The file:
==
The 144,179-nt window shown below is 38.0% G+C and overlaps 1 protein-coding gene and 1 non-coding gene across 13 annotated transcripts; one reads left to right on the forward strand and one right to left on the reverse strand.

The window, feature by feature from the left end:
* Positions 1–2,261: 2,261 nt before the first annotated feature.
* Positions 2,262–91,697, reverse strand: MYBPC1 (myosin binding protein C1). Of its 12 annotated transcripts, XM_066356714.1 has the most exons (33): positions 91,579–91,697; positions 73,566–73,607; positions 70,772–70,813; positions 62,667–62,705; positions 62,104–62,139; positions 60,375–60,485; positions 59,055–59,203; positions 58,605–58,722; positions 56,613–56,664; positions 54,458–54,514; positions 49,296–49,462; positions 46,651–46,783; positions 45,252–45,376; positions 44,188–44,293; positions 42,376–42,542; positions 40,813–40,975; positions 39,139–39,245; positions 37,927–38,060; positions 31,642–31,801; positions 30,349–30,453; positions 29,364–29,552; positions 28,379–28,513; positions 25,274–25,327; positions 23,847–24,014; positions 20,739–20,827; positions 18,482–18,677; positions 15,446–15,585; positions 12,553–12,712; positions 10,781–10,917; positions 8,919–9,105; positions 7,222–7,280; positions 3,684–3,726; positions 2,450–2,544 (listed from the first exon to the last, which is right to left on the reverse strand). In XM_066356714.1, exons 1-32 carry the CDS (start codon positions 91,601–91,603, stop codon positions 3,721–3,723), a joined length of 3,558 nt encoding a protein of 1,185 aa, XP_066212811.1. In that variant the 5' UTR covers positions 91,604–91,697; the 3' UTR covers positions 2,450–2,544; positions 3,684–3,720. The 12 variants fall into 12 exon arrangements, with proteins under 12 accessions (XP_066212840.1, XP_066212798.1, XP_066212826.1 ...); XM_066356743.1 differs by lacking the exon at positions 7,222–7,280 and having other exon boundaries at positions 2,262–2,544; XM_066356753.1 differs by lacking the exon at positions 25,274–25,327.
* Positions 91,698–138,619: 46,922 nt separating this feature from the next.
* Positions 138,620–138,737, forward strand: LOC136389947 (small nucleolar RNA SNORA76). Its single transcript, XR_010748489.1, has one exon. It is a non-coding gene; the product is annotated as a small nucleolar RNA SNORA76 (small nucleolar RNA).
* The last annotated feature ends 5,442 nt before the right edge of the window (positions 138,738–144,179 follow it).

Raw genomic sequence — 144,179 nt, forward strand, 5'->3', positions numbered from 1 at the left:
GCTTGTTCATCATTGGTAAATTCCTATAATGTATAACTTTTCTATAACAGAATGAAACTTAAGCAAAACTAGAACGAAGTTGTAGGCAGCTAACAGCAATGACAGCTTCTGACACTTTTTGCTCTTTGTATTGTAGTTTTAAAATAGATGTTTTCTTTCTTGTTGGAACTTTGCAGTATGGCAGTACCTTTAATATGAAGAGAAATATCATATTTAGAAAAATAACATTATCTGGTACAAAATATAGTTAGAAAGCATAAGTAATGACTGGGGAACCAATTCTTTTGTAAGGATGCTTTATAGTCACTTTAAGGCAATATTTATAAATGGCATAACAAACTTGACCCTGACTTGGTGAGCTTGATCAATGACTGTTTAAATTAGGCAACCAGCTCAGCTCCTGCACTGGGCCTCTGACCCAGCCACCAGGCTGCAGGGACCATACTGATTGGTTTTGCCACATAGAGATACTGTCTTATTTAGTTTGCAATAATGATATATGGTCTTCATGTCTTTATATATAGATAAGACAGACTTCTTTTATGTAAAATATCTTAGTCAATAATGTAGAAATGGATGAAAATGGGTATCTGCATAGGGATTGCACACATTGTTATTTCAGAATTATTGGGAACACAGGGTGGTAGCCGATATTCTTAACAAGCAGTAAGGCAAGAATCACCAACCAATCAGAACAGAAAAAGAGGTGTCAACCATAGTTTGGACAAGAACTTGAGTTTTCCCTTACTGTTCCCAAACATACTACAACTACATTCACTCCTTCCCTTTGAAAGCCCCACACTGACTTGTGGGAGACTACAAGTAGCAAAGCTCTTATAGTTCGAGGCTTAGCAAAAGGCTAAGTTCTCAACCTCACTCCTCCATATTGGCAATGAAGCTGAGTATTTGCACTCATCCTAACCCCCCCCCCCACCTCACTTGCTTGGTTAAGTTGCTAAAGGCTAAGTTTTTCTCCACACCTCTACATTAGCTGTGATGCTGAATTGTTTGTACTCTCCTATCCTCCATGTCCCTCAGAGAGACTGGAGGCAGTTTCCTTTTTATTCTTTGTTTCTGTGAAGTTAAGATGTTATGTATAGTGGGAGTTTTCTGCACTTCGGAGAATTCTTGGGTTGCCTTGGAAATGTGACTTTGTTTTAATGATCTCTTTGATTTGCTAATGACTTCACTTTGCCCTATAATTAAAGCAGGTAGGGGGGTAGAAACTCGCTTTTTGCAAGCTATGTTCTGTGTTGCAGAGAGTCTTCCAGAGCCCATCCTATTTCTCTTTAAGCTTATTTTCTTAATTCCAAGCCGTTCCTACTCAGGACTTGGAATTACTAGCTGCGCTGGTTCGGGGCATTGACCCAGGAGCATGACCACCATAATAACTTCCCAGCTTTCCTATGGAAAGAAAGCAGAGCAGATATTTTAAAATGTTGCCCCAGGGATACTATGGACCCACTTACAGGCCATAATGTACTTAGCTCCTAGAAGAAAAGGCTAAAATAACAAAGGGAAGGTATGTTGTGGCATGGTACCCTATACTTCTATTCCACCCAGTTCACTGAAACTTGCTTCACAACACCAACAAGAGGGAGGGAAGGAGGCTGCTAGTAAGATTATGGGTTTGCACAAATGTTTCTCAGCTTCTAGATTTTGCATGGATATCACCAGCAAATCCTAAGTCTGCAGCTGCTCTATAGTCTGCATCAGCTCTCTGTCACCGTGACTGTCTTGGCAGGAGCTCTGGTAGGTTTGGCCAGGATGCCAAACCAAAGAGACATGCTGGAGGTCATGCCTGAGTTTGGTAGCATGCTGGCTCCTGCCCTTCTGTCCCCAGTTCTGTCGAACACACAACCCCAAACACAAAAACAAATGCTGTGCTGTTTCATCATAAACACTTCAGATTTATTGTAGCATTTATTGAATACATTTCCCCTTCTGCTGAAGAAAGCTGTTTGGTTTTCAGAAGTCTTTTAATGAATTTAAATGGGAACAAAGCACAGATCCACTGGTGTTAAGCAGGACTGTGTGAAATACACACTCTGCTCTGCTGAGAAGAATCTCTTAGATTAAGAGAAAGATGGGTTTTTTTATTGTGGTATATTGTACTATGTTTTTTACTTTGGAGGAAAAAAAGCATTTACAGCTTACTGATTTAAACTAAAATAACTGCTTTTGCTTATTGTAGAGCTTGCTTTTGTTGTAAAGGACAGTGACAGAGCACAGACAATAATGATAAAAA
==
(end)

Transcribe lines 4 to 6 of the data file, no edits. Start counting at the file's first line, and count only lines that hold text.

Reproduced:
* Positions 2,262–91,697, reverse strand: MYBPC1 (myosin binding protein C1). Of its 12 annotated transcripts, XM_066356714.1 has the most exons (33): positions 91,579–91,697; positions 73,566–73,607; positions 70,772–70,813; positions 62,667–62,705; positions 62,104–62,139; positions 60,375–60,485; positions 59,055–59,203; positions 58,605–58,722; positions 56,613–56,664; positions 54,458–54,514; positions 49,296–49,462; positions 46,651–46,783; positions 45,252–45,376; positions 44,188–44,293; positions 42,376–42,542; positions 40,813–40,975; positions 39,139–39,245; positions 37,927–38,060; positions 31,642–31,801; positions 30,349–30,453; positions 29,364–29,552; positions 28,379–28,513; positions 25,274–25,327; positions 23,847–24,014; positions 20,739–20,827; positions 18,482–18,677; positions 15,446–15,585; positions 12,553–12,712; positions 10,781–10,917; positions 8,919–9,105; positions 7,222–7,280; positions 3,684–3,726; positions 2,450–2,544 (listed from the first exon to the last, which is right to left on the reverse strand). In XM_066356714.1, exons 1-32 carry the CDS (start codon positions 91,601–91,603, stop codon positions 3,721–3,723), a joined length of 3,558 nt encoding a protein of 1,185 aa, XP_066212811.1. In that variant the 5' UTR covers positions 91,604–91,697; the 3' UTR covers positions 2,450–2,544; positions 3,684–3,720. The 12 variants fall into 12 exon arrangements, with proteins under 12 accessions (XP_066212840.1, XP_066212798.1, XP_066212826.1 ...); XM_066356743.1 differs by lacking the exon at positions 7,222–7,280 and having other exon boundaries at positions 2,262–2,544; XM_066356753.1 differs by lacking the exon at positions 25,274–25,327.
* Positions 91,698–138,619: 46,922 nt separating this feature from the next.
* Positions 138,620–138,737, forward strand: LOC136389947 (small nucleolar RNA SNORA76). Its single transcript, XR_010748489.1, has one exon. It is a non-coding gene; the product is annotated as a small nucleolar RNA SNORA76 (small nucleolar RNA).